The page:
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There was recently in the news a story regarding some parents' concerns about a song being sung in their children's elementary school Christmas concert. The KSL news report did not even begin to convey or properly reflect what seemed to be the at the heart of the controversy. The song was very rude and cruel, making fun of Santa Claus being fat. The concern is that children have a way all their own of pointing out the differences they see in others. They can be exceedingly cruel without being taught to be even more so.

Whatever happened to the old school of thought that believed such behavior to be the result of poor training and a lack of education? Education is supposed to refine and train a child in preparation for adult life. Coupled with lessons in compassion and understanding for others and the basic fundamentals of courtesy and respect taught at the knees of loving parents, a child should be more than prepared for a successful adult life, where personal relations are crucial.In a day and age where people long to be treated on an equal basis, pointing out differences only serves as a divisive technique, eventually resulting in special treatment and the resentment and anger that always follow.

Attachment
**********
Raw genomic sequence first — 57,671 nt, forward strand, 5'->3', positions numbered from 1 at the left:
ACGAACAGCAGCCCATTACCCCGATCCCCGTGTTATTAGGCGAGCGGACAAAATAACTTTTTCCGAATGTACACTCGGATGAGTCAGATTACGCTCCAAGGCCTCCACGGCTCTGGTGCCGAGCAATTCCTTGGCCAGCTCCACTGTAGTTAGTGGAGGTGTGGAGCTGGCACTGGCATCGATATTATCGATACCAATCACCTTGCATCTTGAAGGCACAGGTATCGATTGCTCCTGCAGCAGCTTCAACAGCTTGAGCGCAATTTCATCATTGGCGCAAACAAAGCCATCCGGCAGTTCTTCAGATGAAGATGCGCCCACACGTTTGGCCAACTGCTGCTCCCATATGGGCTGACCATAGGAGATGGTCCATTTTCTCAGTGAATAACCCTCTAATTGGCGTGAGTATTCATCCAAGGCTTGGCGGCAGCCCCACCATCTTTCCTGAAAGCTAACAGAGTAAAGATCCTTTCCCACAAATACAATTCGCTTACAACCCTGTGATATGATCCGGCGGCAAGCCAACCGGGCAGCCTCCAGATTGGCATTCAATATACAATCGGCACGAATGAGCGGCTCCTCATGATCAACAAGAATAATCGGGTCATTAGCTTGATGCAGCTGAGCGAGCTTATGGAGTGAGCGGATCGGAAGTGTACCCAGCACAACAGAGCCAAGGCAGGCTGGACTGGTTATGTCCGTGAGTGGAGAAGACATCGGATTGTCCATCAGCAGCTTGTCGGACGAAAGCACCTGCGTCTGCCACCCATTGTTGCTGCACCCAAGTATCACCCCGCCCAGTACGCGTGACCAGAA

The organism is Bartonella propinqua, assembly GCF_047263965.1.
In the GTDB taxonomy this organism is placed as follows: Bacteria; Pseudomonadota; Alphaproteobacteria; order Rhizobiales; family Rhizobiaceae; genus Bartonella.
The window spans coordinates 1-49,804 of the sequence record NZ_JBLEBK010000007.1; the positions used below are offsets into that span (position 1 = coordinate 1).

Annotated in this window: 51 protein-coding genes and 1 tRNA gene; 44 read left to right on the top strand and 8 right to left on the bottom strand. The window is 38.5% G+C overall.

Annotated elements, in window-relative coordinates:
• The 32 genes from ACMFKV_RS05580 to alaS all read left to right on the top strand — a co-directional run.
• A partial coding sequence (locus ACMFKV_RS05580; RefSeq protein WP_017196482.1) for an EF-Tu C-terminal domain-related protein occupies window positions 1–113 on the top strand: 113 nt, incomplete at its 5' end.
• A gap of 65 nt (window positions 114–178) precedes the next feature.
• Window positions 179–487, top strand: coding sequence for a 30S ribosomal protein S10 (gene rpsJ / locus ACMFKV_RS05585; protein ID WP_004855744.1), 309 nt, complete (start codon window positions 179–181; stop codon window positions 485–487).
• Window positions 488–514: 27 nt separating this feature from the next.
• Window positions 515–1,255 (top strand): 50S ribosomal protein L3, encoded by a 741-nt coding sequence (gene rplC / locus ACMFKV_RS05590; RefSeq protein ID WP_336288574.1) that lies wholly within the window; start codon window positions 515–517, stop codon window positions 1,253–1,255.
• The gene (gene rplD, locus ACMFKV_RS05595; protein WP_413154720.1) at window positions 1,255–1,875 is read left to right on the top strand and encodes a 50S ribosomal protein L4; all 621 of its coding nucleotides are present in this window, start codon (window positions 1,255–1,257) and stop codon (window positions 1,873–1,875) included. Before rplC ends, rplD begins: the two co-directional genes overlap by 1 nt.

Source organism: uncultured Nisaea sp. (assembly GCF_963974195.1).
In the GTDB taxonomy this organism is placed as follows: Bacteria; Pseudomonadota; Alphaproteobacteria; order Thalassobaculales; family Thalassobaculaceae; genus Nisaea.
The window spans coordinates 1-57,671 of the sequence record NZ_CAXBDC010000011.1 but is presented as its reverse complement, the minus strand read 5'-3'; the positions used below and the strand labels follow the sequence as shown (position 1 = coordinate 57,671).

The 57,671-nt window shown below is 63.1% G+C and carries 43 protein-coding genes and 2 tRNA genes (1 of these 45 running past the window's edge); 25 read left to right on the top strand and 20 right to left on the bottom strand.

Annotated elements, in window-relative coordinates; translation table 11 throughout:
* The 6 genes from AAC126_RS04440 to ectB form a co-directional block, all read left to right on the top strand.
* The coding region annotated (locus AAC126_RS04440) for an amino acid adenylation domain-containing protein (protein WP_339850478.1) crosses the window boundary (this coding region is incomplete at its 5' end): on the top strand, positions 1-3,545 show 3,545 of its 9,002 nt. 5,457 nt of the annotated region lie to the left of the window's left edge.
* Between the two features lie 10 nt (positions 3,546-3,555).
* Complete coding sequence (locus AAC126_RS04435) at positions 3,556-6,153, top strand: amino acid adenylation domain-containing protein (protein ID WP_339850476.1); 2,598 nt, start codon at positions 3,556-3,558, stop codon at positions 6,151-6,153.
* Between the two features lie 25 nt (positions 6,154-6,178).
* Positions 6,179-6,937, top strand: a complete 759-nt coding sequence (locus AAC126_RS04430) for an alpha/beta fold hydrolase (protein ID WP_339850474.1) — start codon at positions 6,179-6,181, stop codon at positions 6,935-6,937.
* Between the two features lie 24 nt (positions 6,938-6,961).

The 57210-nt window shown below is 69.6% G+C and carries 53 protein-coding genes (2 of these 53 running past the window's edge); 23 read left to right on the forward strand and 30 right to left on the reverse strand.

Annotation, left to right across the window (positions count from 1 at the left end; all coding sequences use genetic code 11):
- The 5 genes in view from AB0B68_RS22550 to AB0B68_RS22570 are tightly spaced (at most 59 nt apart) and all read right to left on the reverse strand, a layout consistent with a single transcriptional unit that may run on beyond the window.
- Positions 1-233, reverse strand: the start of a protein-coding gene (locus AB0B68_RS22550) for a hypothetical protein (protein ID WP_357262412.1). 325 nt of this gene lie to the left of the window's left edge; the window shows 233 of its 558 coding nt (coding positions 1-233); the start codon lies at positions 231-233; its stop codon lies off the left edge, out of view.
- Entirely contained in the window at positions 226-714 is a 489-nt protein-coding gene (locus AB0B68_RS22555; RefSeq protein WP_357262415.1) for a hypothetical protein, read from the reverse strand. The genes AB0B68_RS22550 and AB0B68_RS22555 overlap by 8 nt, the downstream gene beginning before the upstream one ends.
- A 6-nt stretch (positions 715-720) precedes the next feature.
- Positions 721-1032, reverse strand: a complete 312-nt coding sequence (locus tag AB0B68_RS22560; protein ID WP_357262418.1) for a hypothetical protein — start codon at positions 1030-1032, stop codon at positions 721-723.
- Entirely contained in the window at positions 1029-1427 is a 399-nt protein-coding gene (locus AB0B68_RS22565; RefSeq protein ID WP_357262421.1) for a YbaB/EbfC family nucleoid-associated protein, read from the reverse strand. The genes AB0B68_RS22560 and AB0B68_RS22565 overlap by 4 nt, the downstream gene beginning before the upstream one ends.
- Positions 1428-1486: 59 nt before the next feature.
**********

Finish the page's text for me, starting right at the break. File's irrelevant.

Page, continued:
If kindness, understanding and respect are shown for all, we can more easily focus on what we have in common and on what each one of us has to offer and to contribute to the whole instead of using social blinders to cast out and condemn.

If a child is encouraged to be so rude and cruel to a beloved character of childhood such as Santa Claus, why should he or she refrain from being rude to a real person who may have similar characteristics? In our particular area, we have many among us who are different from the so-called norm. I see them often at bus stops waiting to be taken to jobs or the training school. It would be shameful for these challenged individuals to be treated in such a manner. And yet this is what songs like this teach children to do. Think about it the next time you see someone who is mentally retarded, crippled or in some other way challenged. It's time to stop looking for the limiting characteristics of others and begin to look for the value in each and every human being. I have seen some amazing accomplishments come from those whom others would consider handicapped.

Sylvia Overson